This story, about the draconian effects of Investigative Powers for the 21st Century Act, begin in the frenzied depths of the mind of Free Dominion's Mark Fournier, and has spreadfrom their to more reputable quarters. The specific claim is that the act, which reads in part
Clause 5 of the bill provides that the offences of public incitement of hatred and wilful promotion of hatred may be committed… by creating a hyperlink that directs web surfers to a website where hate material is posted.
...will making hyper-linking an activity fraught with peril, and might in the end "make the Internet itself illegal". The problem is that, by analogous arguments, you could argue that current Canadian law already makes the "Internet illegal". That is, Canadian defamation law has already spoken: linking to defamatory may be (not is, necessarily) defamatory. For example, the judge in the Crookes case--in which green party activist Wayne Crookes attempted to, as the story goes, "sue the Internet"-- laid down several clarifying markers:
 I agree, as well, that the circumstances of a case may add more so as to demonstrate that a particular hyperlink is an invitation or encouragement to view the impugned site, or adoption of all or a portion of its contents. For example, in Hird v. Wood (1894), 38 S.J. 234 (C.A.), referred to in Carter, evidence of the defendant pointing to a placard with content was held to be sufficient evidence of publication to demonstrate that a particular hyperlink is an invitation or encouragement to view the impugned site, or adoption of all or a portion of its contents. For example, in Hird v. Wood (1894), 38 S.J. 234 (C.A.), referred to in Carter, evidence of the defendant pointing to a placard with content was held to be sufficient evidence of publication to go to a jury. So a statement to the effect “N is described at [hyper link]” may itself incorporate a libel so as to be defamatory.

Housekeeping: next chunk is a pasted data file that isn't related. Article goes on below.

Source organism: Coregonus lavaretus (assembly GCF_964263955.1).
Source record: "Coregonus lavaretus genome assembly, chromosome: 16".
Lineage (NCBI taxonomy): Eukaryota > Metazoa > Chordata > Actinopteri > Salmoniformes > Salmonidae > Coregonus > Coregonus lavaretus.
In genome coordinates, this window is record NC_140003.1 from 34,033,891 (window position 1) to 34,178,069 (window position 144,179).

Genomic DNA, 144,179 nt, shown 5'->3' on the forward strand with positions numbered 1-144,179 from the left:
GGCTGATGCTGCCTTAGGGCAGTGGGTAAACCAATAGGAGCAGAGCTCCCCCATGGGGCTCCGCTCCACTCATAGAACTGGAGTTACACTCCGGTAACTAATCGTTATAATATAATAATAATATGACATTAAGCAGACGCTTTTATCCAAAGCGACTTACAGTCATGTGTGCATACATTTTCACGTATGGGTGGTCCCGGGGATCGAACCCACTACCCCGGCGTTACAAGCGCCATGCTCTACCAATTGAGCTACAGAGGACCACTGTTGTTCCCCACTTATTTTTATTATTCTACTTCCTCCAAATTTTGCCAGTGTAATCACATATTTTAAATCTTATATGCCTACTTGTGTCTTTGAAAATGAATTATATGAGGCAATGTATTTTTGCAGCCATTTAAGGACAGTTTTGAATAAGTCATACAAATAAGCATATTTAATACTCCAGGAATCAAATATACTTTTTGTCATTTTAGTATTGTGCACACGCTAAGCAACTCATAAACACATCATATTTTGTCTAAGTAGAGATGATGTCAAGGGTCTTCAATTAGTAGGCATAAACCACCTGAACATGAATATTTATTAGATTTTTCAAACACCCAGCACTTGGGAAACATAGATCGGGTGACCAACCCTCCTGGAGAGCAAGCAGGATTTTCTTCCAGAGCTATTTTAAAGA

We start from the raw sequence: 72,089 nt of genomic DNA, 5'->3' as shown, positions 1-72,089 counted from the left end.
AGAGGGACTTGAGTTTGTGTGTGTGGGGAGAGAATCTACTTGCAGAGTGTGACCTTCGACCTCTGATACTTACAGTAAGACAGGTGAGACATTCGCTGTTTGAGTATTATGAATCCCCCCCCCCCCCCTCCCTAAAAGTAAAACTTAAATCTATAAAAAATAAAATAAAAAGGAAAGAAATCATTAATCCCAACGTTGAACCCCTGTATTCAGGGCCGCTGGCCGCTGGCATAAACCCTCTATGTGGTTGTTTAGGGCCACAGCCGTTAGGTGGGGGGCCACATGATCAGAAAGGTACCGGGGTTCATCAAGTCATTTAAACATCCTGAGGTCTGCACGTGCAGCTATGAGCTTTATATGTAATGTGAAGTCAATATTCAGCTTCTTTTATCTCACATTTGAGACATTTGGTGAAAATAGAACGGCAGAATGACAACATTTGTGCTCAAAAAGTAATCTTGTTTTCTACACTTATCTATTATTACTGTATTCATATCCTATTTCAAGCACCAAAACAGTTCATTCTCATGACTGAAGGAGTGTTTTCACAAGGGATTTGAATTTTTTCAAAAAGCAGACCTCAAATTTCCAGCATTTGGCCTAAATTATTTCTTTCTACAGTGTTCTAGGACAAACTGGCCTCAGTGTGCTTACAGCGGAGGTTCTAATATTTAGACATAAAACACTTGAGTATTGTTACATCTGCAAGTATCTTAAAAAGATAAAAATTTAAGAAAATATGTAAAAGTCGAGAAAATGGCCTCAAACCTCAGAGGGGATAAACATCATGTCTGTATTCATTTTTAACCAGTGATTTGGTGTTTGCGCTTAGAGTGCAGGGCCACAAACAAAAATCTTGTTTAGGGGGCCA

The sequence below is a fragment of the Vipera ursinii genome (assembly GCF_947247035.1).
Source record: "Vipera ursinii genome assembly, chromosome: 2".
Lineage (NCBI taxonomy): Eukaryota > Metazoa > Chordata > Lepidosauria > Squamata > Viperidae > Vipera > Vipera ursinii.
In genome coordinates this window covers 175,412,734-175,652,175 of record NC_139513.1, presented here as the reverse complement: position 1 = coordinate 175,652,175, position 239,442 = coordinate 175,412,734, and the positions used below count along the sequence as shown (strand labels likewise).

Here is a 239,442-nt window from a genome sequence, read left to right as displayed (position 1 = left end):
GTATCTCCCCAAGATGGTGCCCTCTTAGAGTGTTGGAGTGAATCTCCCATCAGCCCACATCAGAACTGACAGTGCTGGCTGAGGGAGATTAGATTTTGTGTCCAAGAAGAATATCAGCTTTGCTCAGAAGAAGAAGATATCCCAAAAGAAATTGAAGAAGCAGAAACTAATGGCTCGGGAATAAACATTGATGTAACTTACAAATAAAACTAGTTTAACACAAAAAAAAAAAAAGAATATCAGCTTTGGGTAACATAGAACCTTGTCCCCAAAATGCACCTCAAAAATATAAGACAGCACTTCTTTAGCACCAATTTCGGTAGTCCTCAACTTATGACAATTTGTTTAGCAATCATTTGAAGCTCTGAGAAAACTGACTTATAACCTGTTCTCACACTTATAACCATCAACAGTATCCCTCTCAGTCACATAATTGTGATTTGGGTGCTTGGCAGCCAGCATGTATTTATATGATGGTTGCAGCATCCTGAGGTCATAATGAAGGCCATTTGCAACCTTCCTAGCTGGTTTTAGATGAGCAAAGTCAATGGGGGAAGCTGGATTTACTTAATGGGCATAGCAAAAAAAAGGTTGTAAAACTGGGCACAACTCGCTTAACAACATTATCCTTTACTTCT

Now, I am not a lawyer, but I know a few, and what this passage implies is that if you write something in support of the defamatory material at the other end of the link then you can get in trouble, but merely linking to, and perhaps even describing the content on a page carrying defamatory material, is not necessarily enough to be defamatory.
In any case, merely linking to defamatory material under Canuck law can be libel. That's already settled. Bill C-51 merely extends this to the matter of hate-speech. So it doesn't strike me as a particularly big deal if you aren't already a hard-core Speechy (free speech absolutist). The Internet is no more or less safe for linking than it was.
Don't get me wrong: C-51 is bad law. At its core it seems to demand that Canadian ISPs beef up and redesign their networks in order to spy on their customers when the police or government demand it, and demands that they do this without financial assistance from the government. I just don't clause 5 is where the really awful parts of the law are set out.